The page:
As Saskatoon’s immigrant population grows, it becomes increasingly important to understand the problems and concerns of this segment of society. To this end, the Saskatoon chapter of Immigrant Women of Saskatchewan initiated a study conducted by Coralee Drechsler and Ifeoma Bridget Anene to assemble both quantitative and qualitative data on 200 immigrant women’s experiences in Saskatoon. This study’s results, along with recommendations to address these concerns, are collected in Influencing Poverty Reduction Policy Through Research Evidence: Immigrant Women’s Experience in Saskatoon.
Through a series of questionnaires, the researchers collected information regarding participants’ marital status, family size, education level, immigration history, past and present employment, and current income. Among the more noteworthy revelations is that while more than 50% of respondents had at least some college education and 81% said that they were employed in their home country, the employment figure went down to 63% since living in Saskatoon. Furthermoreline, the most frequently held occupations in their original countries were that of teacher, librarian, secretary, and market or scientific researcher. By contrast, since moving to Saskatoon the most common answer was childcare, healthcare, and community worker, followed by secretarial and retail work. Overall, when asked about living in Saskatoon, 25% had positive feelings, 32% negative, and 40% were ambivalent.
A group of forty women were then asked to participate in more open-ended interviews to share their experiences of living in Saskatoon. All participants shared stories of racism or other forms of discrimination or social rejection. These ranged from overt racism (e.g. being told that her dark skin would cause the company to lose customers) to slightly more subtle forms, such as being rejected for jobs because of a foreign accent. Racist attitudes were quite prevalent when it came to looking for work. In addition to the above examples, many women found that their educational background and work history was disregarded because they were achieved in a foreign country. Because of this ignorance or deliberate discrimination, many highly qualified women were forced to work in unskilled and low paying jobs.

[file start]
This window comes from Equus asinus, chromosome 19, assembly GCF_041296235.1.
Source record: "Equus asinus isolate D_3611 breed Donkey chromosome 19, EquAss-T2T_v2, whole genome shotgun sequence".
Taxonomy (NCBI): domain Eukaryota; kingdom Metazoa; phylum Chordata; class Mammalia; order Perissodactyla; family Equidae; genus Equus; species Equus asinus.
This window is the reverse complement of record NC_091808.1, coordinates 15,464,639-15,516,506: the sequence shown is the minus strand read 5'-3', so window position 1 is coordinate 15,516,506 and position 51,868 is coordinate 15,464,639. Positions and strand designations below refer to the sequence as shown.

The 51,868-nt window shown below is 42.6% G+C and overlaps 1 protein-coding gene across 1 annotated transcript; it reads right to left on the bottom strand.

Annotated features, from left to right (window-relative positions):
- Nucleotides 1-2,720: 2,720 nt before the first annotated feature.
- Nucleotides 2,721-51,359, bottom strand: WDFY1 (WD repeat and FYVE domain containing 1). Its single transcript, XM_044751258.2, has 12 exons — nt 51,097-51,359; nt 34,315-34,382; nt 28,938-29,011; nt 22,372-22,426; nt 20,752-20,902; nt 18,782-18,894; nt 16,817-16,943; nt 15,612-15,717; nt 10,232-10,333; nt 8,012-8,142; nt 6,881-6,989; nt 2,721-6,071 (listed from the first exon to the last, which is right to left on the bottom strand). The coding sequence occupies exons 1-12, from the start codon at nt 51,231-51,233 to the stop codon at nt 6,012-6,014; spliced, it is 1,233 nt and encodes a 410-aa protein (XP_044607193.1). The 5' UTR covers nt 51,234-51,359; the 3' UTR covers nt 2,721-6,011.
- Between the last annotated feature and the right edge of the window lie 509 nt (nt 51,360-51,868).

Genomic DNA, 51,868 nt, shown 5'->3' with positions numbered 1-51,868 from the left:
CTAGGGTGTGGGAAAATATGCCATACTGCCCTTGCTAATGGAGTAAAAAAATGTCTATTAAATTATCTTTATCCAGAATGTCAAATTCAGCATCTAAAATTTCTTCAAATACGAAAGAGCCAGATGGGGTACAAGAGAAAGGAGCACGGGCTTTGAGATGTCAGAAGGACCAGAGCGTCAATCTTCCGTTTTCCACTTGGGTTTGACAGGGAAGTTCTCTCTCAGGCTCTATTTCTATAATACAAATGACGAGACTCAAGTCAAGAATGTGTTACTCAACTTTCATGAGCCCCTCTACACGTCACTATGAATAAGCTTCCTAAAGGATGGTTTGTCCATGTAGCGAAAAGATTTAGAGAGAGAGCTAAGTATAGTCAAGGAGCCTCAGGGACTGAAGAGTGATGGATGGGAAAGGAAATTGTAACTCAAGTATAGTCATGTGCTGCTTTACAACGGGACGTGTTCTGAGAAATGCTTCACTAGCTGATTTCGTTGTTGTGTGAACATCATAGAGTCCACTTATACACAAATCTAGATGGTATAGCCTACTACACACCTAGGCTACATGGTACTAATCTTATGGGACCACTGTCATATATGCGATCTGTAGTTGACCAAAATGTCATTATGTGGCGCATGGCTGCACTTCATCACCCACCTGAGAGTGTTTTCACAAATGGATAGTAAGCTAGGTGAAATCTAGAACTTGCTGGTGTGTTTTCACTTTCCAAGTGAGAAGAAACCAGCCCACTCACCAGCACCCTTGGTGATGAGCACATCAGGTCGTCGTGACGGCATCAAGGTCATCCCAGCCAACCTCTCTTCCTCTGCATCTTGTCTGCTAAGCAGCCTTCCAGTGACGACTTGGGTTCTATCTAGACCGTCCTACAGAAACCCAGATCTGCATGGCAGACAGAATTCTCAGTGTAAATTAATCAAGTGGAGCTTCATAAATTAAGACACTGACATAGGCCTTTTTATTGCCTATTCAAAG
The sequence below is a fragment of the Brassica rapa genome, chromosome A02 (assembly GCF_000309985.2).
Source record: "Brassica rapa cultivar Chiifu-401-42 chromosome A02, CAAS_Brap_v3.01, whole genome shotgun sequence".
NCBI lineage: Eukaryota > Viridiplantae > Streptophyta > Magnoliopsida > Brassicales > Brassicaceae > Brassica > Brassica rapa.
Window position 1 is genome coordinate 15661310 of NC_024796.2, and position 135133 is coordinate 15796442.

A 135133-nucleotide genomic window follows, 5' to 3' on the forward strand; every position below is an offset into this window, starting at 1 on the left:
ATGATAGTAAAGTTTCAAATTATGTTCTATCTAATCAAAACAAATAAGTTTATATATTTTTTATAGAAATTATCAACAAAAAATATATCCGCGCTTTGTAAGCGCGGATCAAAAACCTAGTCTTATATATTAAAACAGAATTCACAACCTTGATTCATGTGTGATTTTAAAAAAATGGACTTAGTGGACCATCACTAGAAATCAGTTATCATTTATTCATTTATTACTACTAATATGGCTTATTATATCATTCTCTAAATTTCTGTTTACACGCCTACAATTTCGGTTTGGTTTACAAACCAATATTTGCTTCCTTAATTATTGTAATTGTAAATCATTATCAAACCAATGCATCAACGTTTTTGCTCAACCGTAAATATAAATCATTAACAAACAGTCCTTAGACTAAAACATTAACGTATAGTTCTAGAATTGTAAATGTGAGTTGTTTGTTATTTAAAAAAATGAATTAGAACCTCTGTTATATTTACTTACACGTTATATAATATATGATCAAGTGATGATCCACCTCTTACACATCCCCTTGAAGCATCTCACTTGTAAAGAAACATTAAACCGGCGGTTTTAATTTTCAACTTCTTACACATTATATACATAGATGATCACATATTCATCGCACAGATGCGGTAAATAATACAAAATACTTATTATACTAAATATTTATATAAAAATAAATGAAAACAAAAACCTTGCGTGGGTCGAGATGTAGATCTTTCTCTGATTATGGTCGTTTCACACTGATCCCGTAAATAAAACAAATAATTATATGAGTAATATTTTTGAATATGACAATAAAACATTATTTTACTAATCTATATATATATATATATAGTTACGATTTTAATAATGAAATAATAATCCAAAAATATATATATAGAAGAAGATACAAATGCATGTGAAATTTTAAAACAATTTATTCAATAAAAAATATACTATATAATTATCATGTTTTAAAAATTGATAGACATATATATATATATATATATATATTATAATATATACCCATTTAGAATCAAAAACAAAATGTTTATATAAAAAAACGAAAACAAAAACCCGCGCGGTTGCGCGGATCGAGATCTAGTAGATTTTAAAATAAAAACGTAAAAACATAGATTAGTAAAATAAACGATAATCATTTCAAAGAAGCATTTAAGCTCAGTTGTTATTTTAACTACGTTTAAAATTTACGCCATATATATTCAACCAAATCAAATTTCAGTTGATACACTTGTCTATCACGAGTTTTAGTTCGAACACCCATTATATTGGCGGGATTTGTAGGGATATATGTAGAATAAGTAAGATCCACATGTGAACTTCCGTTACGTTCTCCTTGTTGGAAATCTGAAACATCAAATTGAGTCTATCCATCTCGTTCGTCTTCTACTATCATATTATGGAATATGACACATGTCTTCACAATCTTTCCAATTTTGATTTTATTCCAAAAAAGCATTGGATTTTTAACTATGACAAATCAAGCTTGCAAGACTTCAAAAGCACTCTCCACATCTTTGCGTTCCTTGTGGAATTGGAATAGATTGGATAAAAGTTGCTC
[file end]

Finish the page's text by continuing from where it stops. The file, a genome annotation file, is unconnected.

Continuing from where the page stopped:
Participants also found that social rejection and adjustment problems contributed greatly to stress, loneliness, and depression. Inability to find well paying work also increased many women’s financial dependency on their husband. A lack of social resources (and unawareness of those that do exist) for dealing with these anxieties meant that many of these women suffered in isolation.
To remedy some of these problems, participants recommended anti-racism and -discrimination education programs for all Canadians, particularly for employers. Recognition of immigrants’ educational and work qualifications, as well as increased educational (particularly English Second Language programs) and business opportunities, would improve employment opportunities. Establishment of mental health services, affordable daycare, and greater dissemination of social resources was also recommended. Devaluing immigrants’ skills and experiences limits their ability to add to Saskatoon’s economic and social development, and prevents the city from fully reaping the benefits of a diverse multicultural society.